All National Parks in MA closed. Patch File Photos
Well, it seems that the "freshness and fragrance" of this story is ripe for the telling: On a recent trip to Massachusetts, I shocked a firearms expert and period-costumed National Park Service employee at Minute Man National Park by recounting how Benj. Franklin had written a little-known treatise on farting (see epigraph, above). My mother would have been mortified that I related such a tale, but it is a masterful lesson on hot air of the kind that has enveloped our body politic. [Some of you may remember a colorful, if disjointed speech I gave at the NH Democratic Convention a few years ago citing this same article of flatulence. I was adorned in a T-shirt, just after Biden gaffe #986, that said, "Methane is a big fucking deal."]

This week, Deborah and I have started to watch "House of Cards." I am transfixed when Kevin Spacey deftly turns his head, like Magnum PI, and talks directly to me in the dulcet tones one imagines would belong to Machiavelli, had he been from the American South. Spacey's use of apostrophe is delicious; his hard-nosed, single-handed walking of Russo (no Jean-Jacques Rousseau or even Lloyd Bentsen) down the path to redemption makes me shudder. Can't you imagine Billary smoking cigarettes in the upstairs window? And don't you wake up wondering if Zoe Barnes is your greatest nightmare or wettest dream? House of cards, indeed! His bold, if predictably salacious, made-for-Netflix mini-series is probably the most interesting thing happening in politics right now, but, sadly, not the most important. Life imitates art, but still no binge TV show will ever be more important than the utterances of the real Congressmen as they unravel our national trust.



The absurdity of the public discourse has crescendo-ed to a new and tedious plateau.

In an increasingly shrill barrage of emails issuing from Democracy for America (Howard Dean's group), I have been asked to be furious that Bill O'Reilly would call Robert Reich, the old Clinton-era Secretary of the Labor Movement, a "Communist," but then be unwilling to debate him on a widely-watched national TV program called...yup, The O'Reilly Factor. These pleas for support for Mr. Reich are mostly manufactured by Reich himself, which makes me care even less for his plight. I am, unapologetically, not angry about this. I cannot marshal any indignation at these indignities. The epithet itself is empty to me since I live in the mind-boggling epicenter of capitalism (Beijing) touted as "communism with Chinese characteristics" and I really don't remember the Vietnam War. (Some of the miscreants who dictate our national conversation would probably label me a Pinko just for deigning to live in China for a few years or for criticizing my country from abroad. I say, let them eat smelly tofu.)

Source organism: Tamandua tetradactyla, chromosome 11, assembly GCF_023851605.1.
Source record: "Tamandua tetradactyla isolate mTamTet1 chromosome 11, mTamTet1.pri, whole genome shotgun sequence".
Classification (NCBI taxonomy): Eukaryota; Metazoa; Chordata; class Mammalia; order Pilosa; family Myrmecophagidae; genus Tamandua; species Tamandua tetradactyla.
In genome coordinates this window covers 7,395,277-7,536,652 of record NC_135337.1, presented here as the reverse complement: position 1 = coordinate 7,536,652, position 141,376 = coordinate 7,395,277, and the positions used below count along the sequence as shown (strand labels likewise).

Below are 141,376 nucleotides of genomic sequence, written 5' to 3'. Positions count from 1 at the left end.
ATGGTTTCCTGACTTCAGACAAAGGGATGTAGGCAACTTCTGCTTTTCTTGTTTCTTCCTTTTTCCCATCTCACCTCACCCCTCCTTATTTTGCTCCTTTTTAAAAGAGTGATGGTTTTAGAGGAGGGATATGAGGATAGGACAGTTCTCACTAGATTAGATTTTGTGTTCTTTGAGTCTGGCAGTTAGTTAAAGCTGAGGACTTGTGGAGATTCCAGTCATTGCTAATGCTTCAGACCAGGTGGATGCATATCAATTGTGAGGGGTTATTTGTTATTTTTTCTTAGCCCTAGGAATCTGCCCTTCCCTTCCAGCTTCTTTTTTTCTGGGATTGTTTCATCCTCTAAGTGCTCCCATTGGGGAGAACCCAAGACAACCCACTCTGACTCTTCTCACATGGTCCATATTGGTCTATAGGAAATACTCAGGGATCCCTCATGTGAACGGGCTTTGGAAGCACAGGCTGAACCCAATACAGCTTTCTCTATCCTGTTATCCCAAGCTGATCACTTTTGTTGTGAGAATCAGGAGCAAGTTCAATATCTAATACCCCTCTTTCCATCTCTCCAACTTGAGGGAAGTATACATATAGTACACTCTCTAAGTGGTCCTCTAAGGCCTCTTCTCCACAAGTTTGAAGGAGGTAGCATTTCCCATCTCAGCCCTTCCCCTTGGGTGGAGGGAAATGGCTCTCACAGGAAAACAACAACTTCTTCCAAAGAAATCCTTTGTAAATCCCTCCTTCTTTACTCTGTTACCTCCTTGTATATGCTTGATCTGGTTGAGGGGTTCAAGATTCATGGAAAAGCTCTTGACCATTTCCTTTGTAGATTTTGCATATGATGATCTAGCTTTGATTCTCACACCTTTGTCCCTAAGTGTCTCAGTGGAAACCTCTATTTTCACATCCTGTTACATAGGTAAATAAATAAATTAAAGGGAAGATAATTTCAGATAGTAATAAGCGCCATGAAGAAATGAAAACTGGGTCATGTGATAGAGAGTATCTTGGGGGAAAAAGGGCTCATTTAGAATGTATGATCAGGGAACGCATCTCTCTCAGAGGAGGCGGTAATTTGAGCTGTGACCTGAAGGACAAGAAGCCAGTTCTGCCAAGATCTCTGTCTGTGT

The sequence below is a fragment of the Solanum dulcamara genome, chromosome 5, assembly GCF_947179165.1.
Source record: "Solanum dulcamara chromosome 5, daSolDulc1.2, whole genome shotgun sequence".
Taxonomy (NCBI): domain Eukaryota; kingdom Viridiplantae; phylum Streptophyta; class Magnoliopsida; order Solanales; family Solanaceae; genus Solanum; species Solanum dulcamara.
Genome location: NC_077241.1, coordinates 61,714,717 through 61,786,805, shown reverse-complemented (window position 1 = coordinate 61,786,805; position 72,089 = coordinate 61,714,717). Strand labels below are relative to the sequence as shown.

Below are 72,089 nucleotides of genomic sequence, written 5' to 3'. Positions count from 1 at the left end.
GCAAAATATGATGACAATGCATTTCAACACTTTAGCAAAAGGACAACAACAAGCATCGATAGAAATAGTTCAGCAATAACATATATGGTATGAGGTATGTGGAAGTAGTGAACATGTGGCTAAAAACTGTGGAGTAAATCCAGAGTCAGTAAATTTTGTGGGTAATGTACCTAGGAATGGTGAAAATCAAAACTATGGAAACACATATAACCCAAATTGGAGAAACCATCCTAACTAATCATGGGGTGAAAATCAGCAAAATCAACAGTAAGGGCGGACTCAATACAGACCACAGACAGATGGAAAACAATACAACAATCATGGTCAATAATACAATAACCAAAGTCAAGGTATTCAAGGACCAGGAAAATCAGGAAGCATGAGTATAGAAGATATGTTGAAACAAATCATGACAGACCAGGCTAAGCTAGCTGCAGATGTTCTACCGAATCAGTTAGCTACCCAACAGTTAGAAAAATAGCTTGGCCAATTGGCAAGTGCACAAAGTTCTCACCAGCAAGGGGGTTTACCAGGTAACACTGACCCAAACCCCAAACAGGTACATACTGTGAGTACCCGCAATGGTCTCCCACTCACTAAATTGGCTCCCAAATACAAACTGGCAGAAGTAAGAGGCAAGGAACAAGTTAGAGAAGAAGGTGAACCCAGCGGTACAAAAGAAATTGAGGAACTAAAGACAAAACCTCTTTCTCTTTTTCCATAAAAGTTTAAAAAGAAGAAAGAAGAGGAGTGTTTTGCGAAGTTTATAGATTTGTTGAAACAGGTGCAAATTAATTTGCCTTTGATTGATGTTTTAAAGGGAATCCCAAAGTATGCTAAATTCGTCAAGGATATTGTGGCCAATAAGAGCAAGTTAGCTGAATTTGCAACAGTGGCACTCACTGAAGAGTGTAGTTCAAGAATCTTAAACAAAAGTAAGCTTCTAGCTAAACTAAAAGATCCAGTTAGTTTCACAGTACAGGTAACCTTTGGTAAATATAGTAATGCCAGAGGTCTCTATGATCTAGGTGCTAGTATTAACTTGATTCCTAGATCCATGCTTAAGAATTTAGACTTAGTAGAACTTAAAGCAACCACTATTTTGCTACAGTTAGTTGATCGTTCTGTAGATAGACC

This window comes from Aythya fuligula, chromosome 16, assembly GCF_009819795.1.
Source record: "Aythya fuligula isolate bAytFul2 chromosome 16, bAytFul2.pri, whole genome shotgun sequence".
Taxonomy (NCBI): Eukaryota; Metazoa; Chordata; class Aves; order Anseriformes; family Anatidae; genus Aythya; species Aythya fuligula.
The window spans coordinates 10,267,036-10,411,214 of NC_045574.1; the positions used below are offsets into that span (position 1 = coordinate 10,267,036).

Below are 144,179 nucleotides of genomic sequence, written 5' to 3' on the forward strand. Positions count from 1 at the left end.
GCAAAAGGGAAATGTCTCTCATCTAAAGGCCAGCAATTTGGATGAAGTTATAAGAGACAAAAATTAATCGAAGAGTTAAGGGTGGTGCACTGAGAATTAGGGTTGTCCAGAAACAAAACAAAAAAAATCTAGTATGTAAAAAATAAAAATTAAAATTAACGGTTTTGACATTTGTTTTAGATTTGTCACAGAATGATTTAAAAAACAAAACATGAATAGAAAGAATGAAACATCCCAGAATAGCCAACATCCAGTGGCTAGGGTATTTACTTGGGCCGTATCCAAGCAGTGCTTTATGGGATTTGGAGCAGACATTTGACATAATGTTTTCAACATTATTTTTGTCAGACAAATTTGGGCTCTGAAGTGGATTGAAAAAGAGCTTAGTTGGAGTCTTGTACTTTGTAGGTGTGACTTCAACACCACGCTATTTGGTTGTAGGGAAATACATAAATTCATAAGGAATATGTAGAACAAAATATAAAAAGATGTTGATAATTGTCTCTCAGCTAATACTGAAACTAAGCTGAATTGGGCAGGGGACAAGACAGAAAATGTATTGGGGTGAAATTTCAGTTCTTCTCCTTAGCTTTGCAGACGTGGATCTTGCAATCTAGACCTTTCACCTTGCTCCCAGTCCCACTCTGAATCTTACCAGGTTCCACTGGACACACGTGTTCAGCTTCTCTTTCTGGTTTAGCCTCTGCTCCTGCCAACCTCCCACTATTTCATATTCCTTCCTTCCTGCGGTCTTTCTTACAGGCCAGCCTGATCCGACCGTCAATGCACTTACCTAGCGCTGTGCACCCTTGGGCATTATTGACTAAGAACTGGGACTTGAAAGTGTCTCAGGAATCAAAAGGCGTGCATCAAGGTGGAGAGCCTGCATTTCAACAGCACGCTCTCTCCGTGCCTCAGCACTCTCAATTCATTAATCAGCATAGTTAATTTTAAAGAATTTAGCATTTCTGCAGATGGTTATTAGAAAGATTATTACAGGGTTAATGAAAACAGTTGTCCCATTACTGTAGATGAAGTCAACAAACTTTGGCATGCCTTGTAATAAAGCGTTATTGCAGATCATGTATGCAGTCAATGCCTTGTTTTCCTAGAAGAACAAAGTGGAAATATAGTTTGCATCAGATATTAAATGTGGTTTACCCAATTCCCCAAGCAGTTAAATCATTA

Photo by Steve Jurvetson
What does make me angry is that semi-respectable demi-men, like Reich, want to appear on that show to talk about serious issues facing our country. For thirty years, the Democrats have talked yearningly about the inimitable infrastructure of the Republicans with their vast network of academic institutes of crooked thinking and their popular, diabolical radio shows. Well, maybe, these gentleman should just walk away from the nonsense and have their own conversation. Have they enough sense and humility not to name their revolution the Fourth Reich?

People who like healthcare, National Parks, and other nice things that our government provides for us will join the new party and desert the prattling pranksters of The Wrong. I am for a new elitism that encourages Dean and his band of merry men to ignore the ignorant. Are these champions of the 99%--mostly from the ivory tower or collared in white--afraid that nobody will listen to them if they do not pander to the loony listeners of Limbaugh and odious oodles of O'Reilly oglers?  The nation would be better off if we sent the climate deniers and the panels of Darwin Award nominees (who are dictating Texas textbook tenets!) to continue their masturbatory exercises in an undisclosed location.

Abraham Alfonse Albert Gallatin (January 29, 1761 –
August 12, 1849) was a Swiss-American ethnologist,
linguist, politician, diplomat, congressman, and the
longest-serving United States Secretary of the Treasury.